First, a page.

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Tokyo stocks climb on firmer U.S. equities, yen’s fall

JIJI

Stocks advanced on the Tokyo Stock Exchange Friday as investors took heart from Wall Street’s overnight rise and the yen’s drop.

The 225-issue Nikkei average gained 190.26 points, or 1.03 percent, to end at 18,620.75. On Thursday, the key market gauge lost 1.71 points.

The Topix index of all first-section issues closed up 15.77 points, or 1.07 percent, at 1,488.58, after rising 1.39 point the previous day.

A wide range of issues attracted buying from the outset of Friday’s trading after major U.S. stock indexes including the Dow Jones industrial average advanced overnight.

Investors welcomed U.S. Treasury Secretary Steven Mnuchin’s remarks in a speech on Thursday suggesting that the administration of President Donald Trump will announce a major tax reform plan at an early date, brokers said.

Although the market’s topside was somewhat capped by a wait-and-see mood ahead of the first round of the French presidential election on Sunday, Tokyo stocks maintained strength throughout the day, with the Nikkei average briefly rising more than 200 points late in the afternoon session.

“In addition to the dollar’s stability above ¥109, slight recovery of hope for (economic policy measures by) Trump” following Mnuchin’s remarks boosted the market, said Hideyuki Suzuki, head of the investment market research department at SBI Securities Co.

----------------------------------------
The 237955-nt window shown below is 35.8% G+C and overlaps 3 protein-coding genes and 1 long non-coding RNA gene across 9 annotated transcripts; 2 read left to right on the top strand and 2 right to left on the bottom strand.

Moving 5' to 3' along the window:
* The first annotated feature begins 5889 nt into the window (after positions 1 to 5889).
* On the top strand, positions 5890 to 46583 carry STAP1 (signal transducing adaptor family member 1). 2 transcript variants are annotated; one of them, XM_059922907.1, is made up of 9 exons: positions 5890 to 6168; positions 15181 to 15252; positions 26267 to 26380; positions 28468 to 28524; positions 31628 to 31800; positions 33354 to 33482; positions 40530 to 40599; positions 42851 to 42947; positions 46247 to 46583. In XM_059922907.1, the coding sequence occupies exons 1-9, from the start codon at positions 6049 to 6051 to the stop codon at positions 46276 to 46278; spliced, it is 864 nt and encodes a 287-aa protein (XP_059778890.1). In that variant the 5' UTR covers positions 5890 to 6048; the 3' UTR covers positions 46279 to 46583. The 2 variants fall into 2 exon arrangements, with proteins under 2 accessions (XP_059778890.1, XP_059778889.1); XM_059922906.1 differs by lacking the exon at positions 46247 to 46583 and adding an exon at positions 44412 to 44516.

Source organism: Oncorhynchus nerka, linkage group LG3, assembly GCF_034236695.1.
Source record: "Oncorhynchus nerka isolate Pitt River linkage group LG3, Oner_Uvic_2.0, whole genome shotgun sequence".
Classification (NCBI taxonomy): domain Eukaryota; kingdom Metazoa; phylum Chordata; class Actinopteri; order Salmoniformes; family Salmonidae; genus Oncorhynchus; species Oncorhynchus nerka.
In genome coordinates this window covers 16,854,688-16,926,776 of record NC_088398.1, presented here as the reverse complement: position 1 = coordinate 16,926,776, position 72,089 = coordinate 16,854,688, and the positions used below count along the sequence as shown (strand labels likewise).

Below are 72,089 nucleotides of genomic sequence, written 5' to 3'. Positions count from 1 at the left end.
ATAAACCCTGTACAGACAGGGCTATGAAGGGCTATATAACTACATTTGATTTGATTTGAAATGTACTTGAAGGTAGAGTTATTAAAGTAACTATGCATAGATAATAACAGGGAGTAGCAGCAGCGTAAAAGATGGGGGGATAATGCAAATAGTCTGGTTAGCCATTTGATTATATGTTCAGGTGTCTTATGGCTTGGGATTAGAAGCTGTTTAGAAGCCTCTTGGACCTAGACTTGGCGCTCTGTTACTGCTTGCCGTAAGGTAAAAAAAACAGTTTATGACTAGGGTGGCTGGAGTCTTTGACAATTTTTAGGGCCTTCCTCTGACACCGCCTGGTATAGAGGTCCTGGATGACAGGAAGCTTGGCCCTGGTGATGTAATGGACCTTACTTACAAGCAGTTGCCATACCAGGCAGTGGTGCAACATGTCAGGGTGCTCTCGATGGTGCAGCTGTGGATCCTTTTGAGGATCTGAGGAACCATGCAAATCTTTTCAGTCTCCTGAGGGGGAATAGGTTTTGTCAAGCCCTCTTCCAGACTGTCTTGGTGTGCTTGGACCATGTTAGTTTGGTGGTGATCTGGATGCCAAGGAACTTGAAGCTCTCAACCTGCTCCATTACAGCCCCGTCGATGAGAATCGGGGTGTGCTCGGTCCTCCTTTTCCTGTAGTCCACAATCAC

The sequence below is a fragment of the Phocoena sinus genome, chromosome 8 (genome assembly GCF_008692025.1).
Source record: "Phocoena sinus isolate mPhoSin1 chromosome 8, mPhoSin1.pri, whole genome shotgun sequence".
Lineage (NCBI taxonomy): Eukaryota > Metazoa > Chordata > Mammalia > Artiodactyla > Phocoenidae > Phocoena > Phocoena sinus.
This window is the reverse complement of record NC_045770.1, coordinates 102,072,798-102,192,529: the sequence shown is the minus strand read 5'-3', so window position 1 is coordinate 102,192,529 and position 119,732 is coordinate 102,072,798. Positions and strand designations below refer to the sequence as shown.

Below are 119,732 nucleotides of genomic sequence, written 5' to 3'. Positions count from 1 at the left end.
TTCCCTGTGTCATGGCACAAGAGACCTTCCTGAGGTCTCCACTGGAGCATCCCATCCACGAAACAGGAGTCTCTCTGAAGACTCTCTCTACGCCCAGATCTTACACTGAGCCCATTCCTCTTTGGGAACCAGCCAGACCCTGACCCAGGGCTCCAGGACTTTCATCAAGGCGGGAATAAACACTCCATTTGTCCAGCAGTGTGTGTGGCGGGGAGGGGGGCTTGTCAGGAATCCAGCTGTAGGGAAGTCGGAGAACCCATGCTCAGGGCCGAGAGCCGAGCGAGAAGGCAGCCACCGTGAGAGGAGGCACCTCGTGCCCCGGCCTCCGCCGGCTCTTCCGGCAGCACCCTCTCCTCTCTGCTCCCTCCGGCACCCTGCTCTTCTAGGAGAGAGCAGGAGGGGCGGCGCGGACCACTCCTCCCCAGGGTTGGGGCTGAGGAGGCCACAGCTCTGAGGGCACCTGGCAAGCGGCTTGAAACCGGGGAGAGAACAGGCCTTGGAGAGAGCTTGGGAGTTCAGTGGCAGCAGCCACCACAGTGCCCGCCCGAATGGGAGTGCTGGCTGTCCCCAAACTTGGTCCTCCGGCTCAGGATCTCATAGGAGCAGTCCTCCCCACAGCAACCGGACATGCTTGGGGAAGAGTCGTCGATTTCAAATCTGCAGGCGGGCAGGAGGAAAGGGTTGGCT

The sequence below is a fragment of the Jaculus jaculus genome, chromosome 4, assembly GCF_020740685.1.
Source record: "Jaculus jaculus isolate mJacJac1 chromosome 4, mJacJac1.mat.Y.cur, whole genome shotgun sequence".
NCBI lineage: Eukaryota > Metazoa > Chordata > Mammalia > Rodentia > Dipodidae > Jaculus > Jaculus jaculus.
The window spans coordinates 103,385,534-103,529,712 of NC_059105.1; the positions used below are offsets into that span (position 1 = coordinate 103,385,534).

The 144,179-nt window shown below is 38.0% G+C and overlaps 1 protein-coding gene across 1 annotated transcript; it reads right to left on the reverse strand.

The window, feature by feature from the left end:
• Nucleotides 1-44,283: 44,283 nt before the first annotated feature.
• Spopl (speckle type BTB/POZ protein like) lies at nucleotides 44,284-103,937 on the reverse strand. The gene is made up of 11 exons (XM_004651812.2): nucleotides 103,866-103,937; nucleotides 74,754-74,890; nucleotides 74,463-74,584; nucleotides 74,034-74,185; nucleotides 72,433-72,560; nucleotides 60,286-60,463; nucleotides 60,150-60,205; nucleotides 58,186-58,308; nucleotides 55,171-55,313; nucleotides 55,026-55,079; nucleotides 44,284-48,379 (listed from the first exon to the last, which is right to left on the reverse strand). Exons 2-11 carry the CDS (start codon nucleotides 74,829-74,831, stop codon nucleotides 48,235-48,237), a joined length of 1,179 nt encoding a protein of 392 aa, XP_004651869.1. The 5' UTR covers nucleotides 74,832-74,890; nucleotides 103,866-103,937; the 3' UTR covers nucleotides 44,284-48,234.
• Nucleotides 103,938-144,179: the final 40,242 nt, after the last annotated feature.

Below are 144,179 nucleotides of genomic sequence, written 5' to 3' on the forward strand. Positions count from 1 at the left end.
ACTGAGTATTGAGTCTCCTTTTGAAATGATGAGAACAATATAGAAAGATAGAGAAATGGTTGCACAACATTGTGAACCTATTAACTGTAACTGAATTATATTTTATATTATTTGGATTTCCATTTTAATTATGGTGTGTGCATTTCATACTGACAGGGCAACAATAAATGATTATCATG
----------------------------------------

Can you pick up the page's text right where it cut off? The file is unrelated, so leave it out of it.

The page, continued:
An official of a bank-affiliated securities firm said that investor worries about the French presidential election receded somewhat after an opinion poll showed a lead by centrist Emmanuel Macron in the race.

But an official of another securities firm said that a wait-and-see mood remained strong before the election as the surprising results of Britain’s national referendum on its departure from the European Union and the U.S. presidential election last year were still fresh in investors’ mind.

The Tokyo market’s direction is likely to change next week depending on the outcome of the French election, the official of the bank-affiliated securities firm said.

Rising issues far outnumbered falling ones 1,645 to 288 in the TSE’s first section, while 83 issues were unchanged.

Volume slightly increased to 1.862 billion shares from Thursday’s 1.841 billion shares.

Many export-oriented issued gained ground thanks to the weaker yen. They included automakers Toyota, Subaru, Nissan and Honda, industrial robot maker Fanuc, semiconductor-related Tokyo Electron and electronic parts producer Murata Manufacturing.

Financial institutions, such as mega-bank groups Mitsubishi UFJ, Sumitomo Mitsui and Mizuho and insurers Dai-ichi Life and Tokio Marine, were also buoyant.

By contrast, Fujifilm dived 4.04 percent a day after announcing the discovery of inappropriate accounting at an overseas unit.

Electronics and machinery maker Toshiba and Yaskawa Electric also met with selling.

In index futures trading on the Osaka Exchange, the key June contract on the Nikkei average finished up 180 points at 18,650.